Authorities in China have stopped people returning to work until 3 February in an attempt to control the novel coronavirus outbreak

chinese new year

The Chinese new year holiday period is being used to contain the coronavirus outbreak (Credit: LydiaShiningBrightly/Flickr)

The Chinese government has extended the country’s Lunar New Year holiday by three days to help contain the novel coronavirus outbreak.

The national public holiday will continue until 2 February, and several major businesses are thought to be telling employees to work from home as the virus continues to spread.

The General Office of the State Council in China made the announcement on 27 January, in an attempt to “effectively reduce mass gatherings, block the spread of the epidemic, and to better safeguard the safety and health of the Chinese people”.

The Lunar New Year holiday began on 24 January and was originally supposed to end on 30 January.

In Shanghai, the government has also told businesses to stop employees coming back to work until 10 February – although some industries, including medical firms and suppliers, and supermarkets, are exempt.

Universities, primary and middle schools, and kindergartens across China have been told to postpone the start of their spring terms until further notice.


Novel coronavirus outbreak continues to spread

As of 27 January, the novel coronavirus has claimed at least 81 lives in China, with more than 2,800 confirmed cases across the country.

President Xi Jinping said the spread of the infection is accelerating, and described the growing epidemic as a “grave situation”.

Infections and the death toll continue to rise in the country, and several major cities in the Hubei province — including Wuhan, its capital — are now in lockdown.

No trains or planes are being allowed in or out of Wuhan, where the first cases of the virus emerged in December 2019, in an attempt to control the virus.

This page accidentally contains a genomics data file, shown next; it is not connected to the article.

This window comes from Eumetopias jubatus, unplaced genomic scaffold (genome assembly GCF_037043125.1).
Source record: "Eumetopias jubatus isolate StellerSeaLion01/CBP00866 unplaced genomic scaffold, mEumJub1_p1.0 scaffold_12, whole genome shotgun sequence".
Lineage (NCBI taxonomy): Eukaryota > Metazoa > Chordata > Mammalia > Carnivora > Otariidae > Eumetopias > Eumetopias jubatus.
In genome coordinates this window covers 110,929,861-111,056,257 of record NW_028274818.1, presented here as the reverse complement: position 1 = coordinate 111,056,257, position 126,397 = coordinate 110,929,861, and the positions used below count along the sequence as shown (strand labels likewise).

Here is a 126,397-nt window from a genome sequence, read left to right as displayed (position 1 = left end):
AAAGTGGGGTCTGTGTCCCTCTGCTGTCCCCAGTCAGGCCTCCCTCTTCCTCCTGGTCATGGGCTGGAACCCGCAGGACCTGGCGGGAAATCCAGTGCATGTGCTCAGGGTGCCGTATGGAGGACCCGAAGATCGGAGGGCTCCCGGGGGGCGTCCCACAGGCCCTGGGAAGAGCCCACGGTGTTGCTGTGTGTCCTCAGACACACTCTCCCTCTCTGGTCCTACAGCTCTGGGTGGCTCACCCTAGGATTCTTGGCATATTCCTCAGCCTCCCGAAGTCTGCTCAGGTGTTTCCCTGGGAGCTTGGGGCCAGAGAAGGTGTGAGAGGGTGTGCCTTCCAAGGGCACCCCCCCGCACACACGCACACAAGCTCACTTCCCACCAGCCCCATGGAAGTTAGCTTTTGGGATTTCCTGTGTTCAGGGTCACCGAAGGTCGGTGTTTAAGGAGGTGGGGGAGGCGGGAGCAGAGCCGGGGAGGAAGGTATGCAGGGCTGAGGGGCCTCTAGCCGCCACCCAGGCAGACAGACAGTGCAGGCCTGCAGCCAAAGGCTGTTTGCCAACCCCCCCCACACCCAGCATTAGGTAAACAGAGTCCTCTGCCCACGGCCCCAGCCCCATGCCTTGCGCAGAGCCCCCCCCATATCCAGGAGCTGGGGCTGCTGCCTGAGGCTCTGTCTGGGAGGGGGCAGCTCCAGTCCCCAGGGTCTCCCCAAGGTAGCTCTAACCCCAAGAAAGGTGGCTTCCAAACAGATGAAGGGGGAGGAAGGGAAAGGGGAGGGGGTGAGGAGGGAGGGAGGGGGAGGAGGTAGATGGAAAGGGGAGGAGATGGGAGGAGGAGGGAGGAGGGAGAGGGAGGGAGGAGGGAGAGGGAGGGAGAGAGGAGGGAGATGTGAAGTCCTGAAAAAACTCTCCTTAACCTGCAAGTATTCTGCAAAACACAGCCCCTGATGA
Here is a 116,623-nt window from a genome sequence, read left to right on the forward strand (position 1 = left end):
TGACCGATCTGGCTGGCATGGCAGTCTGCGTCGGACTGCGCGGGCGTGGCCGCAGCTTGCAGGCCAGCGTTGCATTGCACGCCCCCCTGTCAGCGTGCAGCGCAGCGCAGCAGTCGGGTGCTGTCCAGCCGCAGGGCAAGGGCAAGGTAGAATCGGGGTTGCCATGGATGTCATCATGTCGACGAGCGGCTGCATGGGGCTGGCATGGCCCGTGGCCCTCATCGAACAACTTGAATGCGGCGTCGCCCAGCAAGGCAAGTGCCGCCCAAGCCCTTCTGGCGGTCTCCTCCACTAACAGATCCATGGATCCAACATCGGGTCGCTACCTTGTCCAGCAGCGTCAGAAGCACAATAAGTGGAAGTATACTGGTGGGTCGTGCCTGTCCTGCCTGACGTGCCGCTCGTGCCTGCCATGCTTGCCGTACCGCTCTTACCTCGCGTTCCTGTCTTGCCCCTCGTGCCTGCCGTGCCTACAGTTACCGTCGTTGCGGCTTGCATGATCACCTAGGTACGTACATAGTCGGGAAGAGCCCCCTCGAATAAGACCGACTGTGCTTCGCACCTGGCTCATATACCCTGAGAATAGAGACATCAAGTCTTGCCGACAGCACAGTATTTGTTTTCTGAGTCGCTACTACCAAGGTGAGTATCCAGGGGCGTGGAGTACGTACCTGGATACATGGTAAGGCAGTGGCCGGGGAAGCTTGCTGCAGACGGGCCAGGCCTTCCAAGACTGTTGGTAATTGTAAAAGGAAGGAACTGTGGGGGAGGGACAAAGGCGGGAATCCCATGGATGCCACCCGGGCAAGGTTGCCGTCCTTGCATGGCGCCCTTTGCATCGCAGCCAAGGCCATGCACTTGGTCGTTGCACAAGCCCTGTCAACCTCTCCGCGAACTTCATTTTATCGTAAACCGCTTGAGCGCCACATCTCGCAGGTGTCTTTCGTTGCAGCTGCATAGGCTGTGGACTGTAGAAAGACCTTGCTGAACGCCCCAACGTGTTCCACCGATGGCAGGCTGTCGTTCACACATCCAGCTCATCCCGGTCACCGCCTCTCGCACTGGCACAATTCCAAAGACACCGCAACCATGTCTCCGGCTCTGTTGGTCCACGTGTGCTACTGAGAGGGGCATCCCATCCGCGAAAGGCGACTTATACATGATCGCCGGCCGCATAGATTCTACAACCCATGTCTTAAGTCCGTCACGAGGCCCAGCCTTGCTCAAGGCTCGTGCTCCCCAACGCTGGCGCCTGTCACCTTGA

Travel restrictions across China are now affecting close to 35 million people, and several countries across Asia are also screening air passengers arriving from China.

coronavirus outbreak wuhan
Coronaviruses, like the one that originated in Wuhan, and the SARS and MERS outbreaks, often cause flu-like symptoms (Credit: CDC/Dr Fred Murphy)

Despite these measures, there have now been confirmed cases of infection in many Asian countries, including Thailand, South Korea, Singapore, Taiwan, Japan and Vietnam.

There are five reported cases in the US, and the first infections in Australia and France have also been confirmed.

While there are no known cases in the UK — as of 27 January — 52 patients have been tested for the virus, and Public Health England medical director Professor Paul Cosford told the BBC that future cases are “highly likely”.

On 23 January 2020, WHO director-general Tedros Adhanom Ghebreyesus said in an announcement that it was too early to declare the situation as a global emergency.

But Ghebreyesus recently said he will visit Beijing to meet health and government officials, and assess the coronavirus outbreak.